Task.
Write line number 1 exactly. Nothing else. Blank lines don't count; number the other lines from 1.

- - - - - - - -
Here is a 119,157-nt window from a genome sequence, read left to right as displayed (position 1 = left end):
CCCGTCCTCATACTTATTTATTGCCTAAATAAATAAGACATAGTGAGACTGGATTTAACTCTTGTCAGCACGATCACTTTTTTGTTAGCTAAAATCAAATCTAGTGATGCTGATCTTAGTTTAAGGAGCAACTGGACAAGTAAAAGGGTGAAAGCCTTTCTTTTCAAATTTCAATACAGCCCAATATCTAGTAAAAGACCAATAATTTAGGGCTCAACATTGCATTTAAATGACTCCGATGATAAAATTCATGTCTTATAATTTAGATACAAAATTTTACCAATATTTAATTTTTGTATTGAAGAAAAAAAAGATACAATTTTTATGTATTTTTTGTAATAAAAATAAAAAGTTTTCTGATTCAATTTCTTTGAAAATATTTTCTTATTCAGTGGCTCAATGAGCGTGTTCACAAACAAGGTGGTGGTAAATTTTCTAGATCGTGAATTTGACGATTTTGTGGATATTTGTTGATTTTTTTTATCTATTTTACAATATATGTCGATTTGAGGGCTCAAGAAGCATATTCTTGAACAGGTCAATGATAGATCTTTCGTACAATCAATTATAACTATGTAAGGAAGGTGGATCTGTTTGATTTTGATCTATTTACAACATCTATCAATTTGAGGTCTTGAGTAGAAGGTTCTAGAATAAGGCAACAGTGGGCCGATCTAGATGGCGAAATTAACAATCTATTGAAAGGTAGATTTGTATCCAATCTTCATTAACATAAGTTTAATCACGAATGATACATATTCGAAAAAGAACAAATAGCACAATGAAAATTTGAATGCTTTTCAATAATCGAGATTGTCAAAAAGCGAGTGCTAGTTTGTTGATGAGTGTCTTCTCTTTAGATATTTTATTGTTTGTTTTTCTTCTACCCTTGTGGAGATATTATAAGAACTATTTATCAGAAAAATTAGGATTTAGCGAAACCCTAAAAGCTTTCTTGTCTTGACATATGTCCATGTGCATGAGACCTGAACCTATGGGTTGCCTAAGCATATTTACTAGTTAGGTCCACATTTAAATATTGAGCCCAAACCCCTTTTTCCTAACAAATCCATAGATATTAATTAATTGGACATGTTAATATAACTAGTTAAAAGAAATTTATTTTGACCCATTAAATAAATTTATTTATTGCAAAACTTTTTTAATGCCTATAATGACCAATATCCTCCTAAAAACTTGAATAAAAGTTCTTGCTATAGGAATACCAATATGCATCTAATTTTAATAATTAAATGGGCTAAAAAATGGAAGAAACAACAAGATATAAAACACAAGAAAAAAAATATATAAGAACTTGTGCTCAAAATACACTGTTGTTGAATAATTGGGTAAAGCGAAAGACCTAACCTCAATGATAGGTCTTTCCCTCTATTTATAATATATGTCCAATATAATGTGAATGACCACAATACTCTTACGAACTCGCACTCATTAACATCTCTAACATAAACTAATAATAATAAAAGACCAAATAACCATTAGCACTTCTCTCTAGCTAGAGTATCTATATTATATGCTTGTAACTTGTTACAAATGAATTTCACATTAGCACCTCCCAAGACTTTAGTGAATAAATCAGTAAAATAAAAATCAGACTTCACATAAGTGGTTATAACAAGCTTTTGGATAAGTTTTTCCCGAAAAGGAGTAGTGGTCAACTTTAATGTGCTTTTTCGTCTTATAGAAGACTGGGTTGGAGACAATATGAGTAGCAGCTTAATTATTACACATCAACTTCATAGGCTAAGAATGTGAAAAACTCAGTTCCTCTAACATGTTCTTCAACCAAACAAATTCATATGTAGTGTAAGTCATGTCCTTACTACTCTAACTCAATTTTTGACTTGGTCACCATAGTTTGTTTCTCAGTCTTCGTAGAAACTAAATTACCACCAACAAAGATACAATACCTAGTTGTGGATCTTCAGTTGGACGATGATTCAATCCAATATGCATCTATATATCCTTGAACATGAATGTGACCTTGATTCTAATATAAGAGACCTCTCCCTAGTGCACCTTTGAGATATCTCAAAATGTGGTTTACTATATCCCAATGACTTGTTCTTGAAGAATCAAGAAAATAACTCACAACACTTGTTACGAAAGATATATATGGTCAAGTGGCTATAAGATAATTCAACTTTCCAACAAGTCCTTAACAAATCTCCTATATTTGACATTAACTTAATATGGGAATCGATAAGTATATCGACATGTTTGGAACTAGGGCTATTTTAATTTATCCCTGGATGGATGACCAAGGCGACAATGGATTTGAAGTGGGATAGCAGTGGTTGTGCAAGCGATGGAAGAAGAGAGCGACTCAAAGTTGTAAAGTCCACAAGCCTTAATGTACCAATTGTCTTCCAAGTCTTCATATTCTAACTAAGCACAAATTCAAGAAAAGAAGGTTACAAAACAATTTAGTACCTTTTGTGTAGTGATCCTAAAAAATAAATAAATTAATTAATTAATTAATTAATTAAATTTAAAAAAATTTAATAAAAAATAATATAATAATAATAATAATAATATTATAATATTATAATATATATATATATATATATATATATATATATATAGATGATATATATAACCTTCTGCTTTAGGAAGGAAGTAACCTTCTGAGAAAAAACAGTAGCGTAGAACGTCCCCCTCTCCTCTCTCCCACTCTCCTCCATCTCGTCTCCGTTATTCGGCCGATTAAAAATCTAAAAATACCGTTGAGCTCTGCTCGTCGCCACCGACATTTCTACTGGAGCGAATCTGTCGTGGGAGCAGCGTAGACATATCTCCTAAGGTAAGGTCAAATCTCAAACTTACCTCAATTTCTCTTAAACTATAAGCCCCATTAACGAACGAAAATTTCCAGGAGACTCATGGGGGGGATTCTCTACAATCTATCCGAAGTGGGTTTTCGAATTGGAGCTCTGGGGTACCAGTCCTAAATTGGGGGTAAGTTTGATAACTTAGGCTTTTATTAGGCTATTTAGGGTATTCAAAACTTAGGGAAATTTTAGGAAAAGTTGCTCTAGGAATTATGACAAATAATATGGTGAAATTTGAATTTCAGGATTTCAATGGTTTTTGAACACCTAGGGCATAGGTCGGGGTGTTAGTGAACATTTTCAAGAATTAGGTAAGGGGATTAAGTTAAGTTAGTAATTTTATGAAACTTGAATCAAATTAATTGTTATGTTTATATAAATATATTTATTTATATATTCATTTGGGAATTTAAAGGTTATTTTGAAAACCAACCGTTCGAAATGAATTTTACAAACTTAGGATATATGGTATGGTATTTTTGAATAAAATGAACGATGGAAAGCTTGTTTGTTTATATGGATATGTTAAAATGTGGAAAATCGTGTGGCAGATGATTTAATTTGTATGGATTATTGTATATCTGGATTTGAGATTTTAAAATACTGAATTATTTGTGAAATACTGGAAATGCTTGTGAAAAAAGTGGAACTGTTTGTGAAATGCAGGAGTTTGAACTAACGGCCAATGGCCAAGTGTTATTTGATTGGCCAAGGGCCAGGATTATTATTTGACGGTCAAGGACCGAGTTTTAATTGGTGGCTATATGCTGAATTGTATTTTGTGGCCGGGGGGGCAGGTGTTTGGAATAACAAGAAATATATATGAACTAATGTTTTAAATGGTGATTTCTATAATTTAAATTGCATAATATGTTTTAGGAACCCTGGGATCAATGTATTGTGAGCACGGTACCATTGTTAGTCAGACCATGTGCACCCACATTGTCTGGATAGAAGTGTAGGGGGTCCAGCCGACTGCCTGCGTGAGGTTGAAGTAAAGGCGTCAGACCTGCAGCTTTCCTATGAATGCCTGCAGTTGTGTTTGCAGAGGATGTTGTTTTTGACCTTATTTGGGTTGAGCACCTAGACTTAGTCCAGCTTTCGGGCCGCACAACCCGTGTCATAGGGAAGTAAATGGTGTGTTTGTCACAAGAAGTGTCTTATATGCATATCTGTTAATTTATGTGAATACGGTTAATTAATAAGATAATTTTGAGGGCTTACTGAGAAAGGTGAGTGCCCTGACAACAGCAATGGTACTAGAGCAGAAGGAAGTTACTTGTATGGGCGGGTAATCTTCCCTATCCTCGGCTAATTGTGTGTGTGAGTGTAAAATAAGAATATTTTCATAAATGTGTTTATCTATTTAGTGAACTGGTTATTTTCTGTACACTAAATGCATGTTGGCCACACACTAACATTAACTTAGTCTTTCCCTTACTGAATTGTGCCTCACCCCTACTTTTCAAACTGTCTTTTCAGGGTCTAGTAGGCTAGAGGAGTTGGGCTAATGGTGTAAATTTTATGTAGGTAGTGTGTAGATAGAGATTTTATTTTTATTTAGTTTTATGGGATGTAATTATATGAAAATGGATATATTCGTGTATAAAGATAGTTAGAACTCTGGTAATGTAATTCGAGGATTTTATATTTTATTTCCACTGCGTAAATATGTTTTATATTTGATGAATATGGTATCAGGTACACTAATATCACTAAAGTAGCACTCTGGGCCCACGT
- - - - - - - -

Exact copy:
Here is a 119,157-nt window from a genome sequence, read left to right as displayed (position 1 = left end):